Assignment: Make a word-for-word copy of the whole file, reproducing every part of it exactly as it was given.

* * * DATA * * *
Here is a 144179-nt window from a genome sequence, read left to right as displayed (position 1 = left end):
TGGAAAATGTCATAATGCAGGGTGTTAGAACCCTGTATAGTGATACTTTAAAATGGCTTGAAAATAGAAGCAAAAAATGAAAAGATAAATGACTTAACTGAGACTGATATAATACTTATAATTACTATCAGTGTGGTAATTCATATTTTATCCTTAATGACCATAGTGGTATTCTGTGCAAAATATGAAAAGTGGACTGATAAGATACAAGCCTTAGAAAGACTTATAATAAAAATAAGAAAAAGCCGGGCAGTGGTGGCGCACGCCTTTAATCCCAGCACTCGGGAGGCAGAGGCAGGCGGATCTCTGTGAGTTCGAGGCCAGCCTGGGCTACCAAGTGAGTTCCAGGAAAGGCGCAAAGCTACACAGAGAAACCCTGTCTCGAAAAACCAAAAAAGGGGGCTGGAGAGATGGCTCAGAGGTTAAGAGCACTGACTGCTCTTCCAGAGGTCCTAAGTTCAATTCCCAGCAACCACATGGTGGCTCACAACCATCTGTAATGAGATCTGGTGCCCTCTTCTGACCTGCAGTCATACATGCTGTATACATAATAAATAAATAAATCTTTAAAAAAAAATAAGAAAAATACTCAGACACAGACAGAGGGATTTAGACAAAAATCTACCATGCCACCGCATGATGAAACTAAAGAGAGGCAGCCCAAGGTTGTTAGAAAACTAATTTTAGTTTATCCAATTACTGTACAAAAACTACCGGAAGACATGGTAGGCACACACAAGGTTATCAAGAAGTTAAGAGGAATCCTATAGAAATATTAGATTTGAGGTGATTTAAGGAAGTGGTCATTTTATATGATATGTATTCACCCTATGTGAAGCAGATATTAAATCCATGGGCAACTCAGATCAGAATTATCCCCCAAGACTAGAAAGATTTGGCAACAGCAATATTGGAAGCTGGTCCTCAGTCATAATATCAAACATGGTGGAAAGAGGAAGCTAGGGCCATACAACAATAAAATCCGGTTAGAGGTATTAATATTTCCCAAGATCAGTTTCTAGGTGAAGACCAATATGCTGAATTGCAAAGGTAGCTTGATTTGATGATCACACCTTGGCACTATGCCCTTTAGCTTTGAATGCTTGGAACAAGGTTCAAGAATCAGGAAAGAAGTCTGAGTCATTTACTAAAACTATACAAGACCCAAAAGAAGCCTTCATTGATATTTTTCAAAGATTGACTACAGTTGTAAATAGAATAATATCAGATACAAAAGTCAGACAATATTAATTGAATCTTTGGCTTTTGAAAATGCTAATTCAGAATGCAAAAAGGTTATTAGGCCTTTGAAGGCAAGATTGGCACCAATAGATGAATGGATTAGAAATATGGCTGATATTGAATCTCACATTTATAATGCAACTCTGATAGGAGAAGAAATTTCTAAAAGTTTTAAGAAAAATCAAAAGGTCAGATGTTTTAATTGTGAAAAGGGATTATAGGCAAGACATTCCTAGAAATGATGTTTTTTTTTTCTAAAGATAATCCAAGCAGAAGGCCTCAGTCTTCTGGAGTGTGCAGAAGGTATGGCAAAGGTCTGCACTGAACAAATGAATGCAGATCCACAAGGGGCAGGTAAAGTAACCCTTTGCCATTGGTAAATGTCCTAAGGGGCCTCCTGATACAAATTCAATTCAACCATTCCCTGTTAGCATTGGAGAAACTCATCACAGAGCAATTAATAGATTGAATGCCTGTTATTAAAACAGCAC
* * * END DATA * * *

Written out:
Here is a 144179-nt window from a genome sequence, read left to right as displayed (position 1 = left end):
TGGAAAATGTCATAATGCAGGGTGTTAGAACCCTGTATAGTGATACTTTAAAATGGCTTGAAAATAGAAGCAAAAAATGAAAAGATAAATGACTTAACTGAGACTGATATAATACTTATAATTACTATCAGTGTGGTAATTCATATTTTATCCTTAATGACCATAGTGGTATTCTGTGCAAAATATGAAAAGTGGACTGATAAGATACAAGCCTTAGAAAGACTTATAATAAAAATAAGAAAAAGCCGGGCAGTGGTGGCGCACGCCTTTAATCCCAGCACTCGGGAGGCAGAGGCAGGCGGATCTCTGTGAGTTCGAGGCCAGCCTGGGCTACCAAGTGAGTTCCAGGAAAGGCGCAAAGCTACACAGAGAAACCCTGTCTCGAAAAACCAAAAAAGGGGGCTGGAGAGATGGCTCAGAGGTTAAGAGCACTGACTGCTCTTCCAGAGGTCCTAAGTTCAATTCCCAGCAACCACATGGTGGCTCACAACCATCTGTAATGAGATCTGGTGCCCTCTTCTGACCTGCAGTCATACATGCTGTATACATAATAAATAAATAAATCTTTAAAAAAAAATAAGAAAAATACTCAGACACAGACAGAGGGATTTAGACAAAAATCTACCATGCCACCGCATGATGAAACTAAAGAGAGGCAGCCCAAGGTTGTTAGAAAACTAATTTTAGTTTATCCAATTACTGTACAAAAACTACCGGAAGACATGGTAGGCACACACAAGGTTATCAAGAAGTTAAGAGGAATCCTATAGAAATATTAGATTTGAGGTGATTTAAGGAAGTGGTCATTTTATATGATATGTATTCACCCTATGTGAAGCAGATATTAAATCCATGGGCAACTCAGATCAGAATTATCCCCCAAGACTAGAAAGATTTGGCAACAGCAATATTGGAAGCTGGTCCTCAGTCATAATATCAAACATGGTGGAAAGAGGAAGCTAGGGCCATACAACAATAAAATCCGGTTAGAGGTATTAATATTTCCCAAGATCAGTTTCTAGGTGAAGACCAATATGCTGAATTGCAAAGGTAGCTTGATTTGATGATCACACCTTGGCACTATGCCCTTTAGCTTTGAATGCTTGGAACAAGGTTCAAGAATCAGGAAAGAAGTCTGAGTCATTTACTAAAACTATACAAGACCCAAAAGAAGCCTTCATTGATATTTTTCAAAGATTGACTACAGTTGTAAATAGAATAATATCAGATACAAAAGTCAGACAATATTAATTGAATCTTTGGCTTTTGAAAATGCTAATTCAGAATGCAAAAAGGTTATTAGGCCTTTGAAGGCAAGATTGGCACCAATAGATGAATGGATTAGAAATATGGCTGATATTGAATCTCACATTTATAATGCAACTCTGATAGGAGAAGAAATTTCTAAAAGTTTTAAGAAAAATCAAAAGGTCAGATGTTTTAATTGTGAAAAGGGATTATAGGCAAGACATTCCTAGAAATGATGTTTTTTTTTTCTAAAGATAATCCAAGCAGAAGGCCTCAGTCTTCTGGAGTGTGCAGAAGGTATGGCAAAGGTCTGCACTGAACAAATGAATGCAGATCCACAAGGGGCAGGTAAAGTAACCCTTTGCCATTGGTAAATGTCCTAAGGGGCCTCCTGATACAAATTCAATTCAACCATTCCCTGTTAGCATTGGAGAAACTCATCACAGAGCAATTAATAGATTGAATGCCTGTTATTAAAACAGCAC